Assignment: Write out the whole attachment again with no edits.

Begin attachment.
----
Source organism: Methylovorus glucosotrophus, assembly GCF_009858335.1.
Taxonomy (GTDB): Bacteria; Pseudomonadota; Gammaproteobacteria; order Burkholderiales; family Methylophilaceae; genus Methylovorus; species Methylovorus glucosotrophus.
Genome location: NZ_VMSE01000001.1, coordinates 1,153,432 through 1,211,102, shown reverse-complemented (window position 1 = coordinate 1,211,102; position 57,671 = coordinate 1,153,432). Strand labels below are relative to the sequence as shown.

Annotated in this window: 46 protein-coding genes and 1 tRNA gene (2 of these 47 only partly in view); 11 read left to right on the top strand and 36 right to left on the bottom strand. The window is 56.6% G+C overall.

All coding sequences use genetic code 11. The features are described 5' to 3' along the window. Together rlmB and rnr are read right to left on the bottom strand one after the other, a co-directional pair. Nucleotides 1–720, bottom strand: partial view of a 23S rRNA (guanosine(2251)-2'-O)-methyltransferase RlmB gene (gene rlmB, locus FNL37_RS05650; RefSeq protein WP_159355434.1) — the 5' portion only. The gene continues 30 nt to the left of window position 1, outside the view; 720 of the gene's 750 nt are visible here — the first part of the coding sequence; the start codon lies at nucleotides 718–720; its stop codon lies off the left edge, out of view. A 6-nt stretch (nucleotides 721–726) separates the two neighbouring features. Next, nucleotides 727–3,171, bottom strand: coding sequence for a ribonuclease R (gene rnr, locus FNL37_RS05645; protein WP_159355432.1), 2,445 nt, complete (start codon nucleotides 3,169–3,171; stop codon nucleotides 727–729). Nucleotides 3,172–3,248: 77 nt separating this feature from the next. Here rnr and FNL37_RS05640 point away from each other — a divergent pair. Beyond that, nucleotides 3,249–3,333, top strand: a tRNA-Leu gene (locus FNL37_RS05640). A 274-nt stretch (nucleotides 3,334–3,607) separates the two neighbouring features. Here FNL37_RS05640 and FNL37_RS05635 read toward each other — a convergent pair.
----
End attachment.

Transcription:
Source organism: Methylovorus glucosotrophus, assembly GCF_009858335.1.
Taxonomy (GTDB): Bacteria; Pseudomonadota; Gammaproteobacteria; order Burkholderiales; family Methylophilaceae; genus Methylovorus; species Methylovorus glucosotrophus.
Genome location: NZ_VMSE01000001.1, coordinates 1,153,432 through 1,211,102, shown reverse-complemented (window position 1 = coordinate 1,211,102; position 57,671 = coordinate 1,153,432). Strand labels below are relative to the sequence as shown.

Annotated in this window: 46 protein-coding genes and 1 tRNA gene (2 of these 47 only partly in view); 11 read left to right on the top strand and 36 right to left on the bottom strand. The window is 56.6% G+C overall.

All coding sequences use genetic code 11. The features are described 5' to 3' along the window. Together rlmB and rnr are read right to left on the bottom strand one after the other, a co-directional pair. Nucleotides 1–720, bottom strand: partial view of a 23S rRNA (guanosine(2251)-2'-O)-methyltransferase RlmB gene (gene rlmB, locus FNL37_RS05650; RefSeq protein WP_159355434.1) — the 5' portion only. The gene continues 30 nt to the left of window position 1, outside the view; 720 of the gene's 750 nt are visible here — the first part of the coding sequence; the start codon lies at nucleotides 718–720; its stop codon lies off the left edge, out of view. A 6-nt stretch (nucleotides 721–726) separates the two neighbouring features. Next, nucleotides 727–3,171, bottom strand: coding sequence for a ribonuclease R (gene rnr, locus FNL37_RS05645; protein WP_159355432.1), 2,445 nt, complete (start codon nucleotides 3,169–3,171; stop codon nucleotides 727–729). Nucleotides 3,172–3,248: 77 nt separating this feature from the next. Here rnr and FNL37_RS05640 point away from each other — a divergent pair. Beyond that, nucleotides 3,249–3,333, top strand: a tRNA-Leu gene (locus FNL37_RS05640). A 274-nt stretch (nucleotides 3,334–3,607) separates the two neighbouring features. Here FNL37_RS05640 and FNL37_RS05635 read toward each other — a convergent pair.